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Americans Say Media Identifies With Protesters, Trump With Police

Friday, August 25, 2017

Voters thought President Obama identified more with the protesters in places like Charlotte and Baltimore when they challenged the police. The media sides with the protesters, too, Americans say, but few think President Trump feels that way.

The latest Rasmussen Reports national telephone and online survey finds that a plurality (46%) of American Adults believes Trump identifies more with the police in violent protest situations. Only 16% think he sides more with the protesters, while 24% say he’s on the side of both. Fourteen percent (14%) are undecided. (To see survey question wording, click here.)

But 49% feel that most reporters identify more with the protesters in most violent protest situations. Just nine percent (9%) say they identify more with police. Thirty-four percent (34%) say most reporters are on the side of both.

Thirty-three percent (33%) of Americans believe most police departments are not aggressive enough in dealing with violent protesters, while 19% say most are too aggressive. Forty-one percent (41%) rate the police response in most cases as about right.

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The survey of 1,000 American Adults was conducted on August 23-24, 2017 by Rasmussen Reports. The margin of sampling error is +/- 3 percentage points with a 95% level of confidence. Field work for all Rasmussen Reports surveys is conducted by Pulse Opinion Research, LLC. See methodology.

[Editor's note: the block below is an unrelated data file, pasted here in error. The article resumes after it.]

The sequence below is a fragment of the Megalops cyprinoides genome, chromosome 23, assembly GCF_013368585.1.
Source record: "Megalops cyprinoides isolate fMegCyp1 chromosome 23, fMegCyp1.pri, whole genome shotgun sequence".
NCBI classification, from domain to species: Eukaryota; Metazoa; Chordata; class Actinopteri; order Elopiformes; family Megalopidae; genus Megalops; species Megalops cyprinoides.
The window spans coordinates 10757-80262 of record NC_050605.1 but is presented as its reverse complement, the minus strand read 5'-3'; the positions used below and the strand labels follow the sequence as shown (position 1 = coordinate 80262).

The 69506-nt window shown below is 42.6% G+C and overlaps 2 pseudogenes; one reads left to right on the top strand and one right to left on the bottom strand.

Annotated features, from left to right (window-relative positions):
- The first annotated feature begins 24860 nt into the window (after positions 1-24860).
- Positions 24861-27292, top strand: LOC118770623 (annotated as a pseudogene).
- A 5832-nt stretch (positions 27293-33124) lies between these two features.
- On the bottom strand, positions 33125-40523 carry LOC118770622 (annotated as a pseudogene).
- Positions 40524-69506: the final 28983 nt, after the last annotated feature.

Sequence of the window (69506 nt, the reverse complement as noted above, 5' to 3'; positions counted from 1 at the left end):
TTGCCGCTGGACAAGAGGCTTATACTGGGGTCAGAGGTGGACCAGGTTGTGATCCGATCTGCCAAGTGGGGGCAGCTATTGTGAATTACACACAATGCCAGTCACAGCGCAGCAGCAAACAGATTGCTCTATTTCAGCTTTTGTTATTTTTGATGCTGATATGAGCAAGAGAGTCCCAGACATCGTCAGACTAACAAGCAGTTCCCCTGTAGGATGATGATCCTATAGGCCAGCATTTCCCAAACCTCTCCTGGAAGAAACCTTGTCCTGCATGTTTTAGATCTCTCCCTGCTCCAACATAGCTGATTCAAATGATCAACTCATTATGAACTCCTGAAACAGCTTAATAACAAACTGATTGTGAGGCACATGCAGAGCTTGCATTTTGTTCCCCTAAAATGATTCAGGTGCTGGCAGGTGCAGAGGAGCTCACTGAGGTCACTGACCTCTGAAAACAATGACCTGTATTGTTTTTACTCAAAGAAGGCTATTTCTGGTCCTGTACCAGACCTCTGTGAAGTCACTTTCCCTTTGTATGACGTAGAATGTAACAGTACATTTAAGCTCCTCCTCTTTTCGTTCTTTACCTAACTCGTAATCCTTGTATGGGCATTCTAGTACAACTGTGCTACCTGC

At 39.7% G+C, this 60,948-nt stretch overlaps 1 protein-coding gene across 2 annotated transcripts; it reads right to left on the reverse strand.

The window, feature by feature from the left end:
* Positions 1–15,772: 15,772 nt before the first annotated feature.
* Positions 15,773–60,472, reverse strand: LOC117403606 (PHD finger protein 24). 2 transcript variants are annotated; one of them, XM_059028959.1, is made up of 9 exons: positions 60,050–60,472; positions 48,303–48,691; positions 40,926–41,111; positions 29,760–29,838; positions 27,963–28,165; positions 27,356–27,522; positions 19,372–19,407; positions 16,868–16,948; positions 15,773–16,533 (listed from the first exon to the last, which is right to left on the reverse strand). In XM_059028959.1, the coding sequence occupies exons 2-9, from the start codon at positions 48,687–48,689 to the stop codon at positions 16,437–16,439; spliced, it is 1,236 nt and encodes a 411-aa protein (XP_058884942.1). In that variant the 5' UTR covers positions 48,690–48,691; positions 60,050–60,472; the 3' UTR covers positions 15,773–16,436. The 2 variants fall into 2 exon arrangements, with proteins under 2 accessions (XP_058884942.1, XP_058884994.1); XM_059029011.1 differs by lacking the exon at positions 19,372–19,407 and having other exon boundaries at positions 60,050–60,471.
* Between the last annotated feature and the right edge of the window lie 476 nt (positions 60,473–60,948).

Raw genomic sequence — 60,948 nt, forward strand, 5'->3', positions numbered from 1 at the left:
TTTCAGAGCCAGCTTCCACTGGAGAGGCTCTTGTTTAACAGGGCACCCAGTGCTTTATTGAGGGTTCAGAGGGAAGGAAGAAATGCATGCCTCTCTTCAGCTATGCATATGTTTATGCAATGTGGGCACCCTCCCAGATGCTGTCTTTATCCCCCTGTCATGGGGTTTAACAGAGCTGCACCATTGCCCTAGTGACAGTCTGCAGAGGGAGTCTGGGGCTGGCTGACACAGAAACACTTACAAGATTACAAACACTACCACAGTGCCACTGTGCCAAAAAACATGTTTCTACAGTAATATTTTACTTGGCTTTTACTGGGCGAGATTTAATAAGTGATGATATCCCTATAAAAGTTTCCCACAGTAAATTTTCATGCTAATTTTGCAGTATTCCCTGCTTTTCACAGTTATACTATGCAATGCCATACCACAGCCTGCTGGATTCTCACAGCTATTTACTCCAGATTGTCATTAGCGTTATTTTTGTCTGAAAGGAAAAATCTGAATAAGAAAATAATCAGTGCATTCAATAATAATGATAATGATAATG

Seventy-six percent (76%) of Likely U.S. Voters believe there is a greater danger of political violence these days compared to past years.

Americans under 40 are more likely than their elders to consider the present police response too aggressive in dealing with violent protesters. Men are more likely than women to say it’s not aggressive enough.

Whites are more likely than blacks and other minority adults to consider current police tactics about right in most cases.

Republicans believe more strongly than Democrats and adults not affiliated with either major party that the police response to violent protesters by most police departments is not aggressive enough.

Sixty-nine percent (69%) of Republicans and nearly half (48%) of unaffiliated adults say most reporters identify more with the protesters in most violent protest situations, but only 35% of Democrats agree.

Despite calls by protesters, politicians and the media for erasing those connected to slavery from U.S. history, it looks like George Washington and Thomas Jefferson are going to be with us awhile longer. Voters strongly believe it’s better to learn from the past than erase it.

Seventy percent (70%) of all Americans rate the performance of the police in the area where they live as good or excellent.

Americans last year at this time strongly believed the media was emphasizing shootings by police officers involving black suspects over ones in which whites are shot and that media coverage was prompting attacks on police.

Sixty-three percent (63%) of Americans believe most major news organizations are more concerned with getting a story first than with getting it right. Seventy-seven percent (77%) say getting it right is more important.

During last year's presidential campaign, 74% of voters said the media was more interested in creating controversies about the presidential candidates than in reporting where they stood on the issues.

Additional information from this survey and a full demographic breakdown are available to Platinum Members only.

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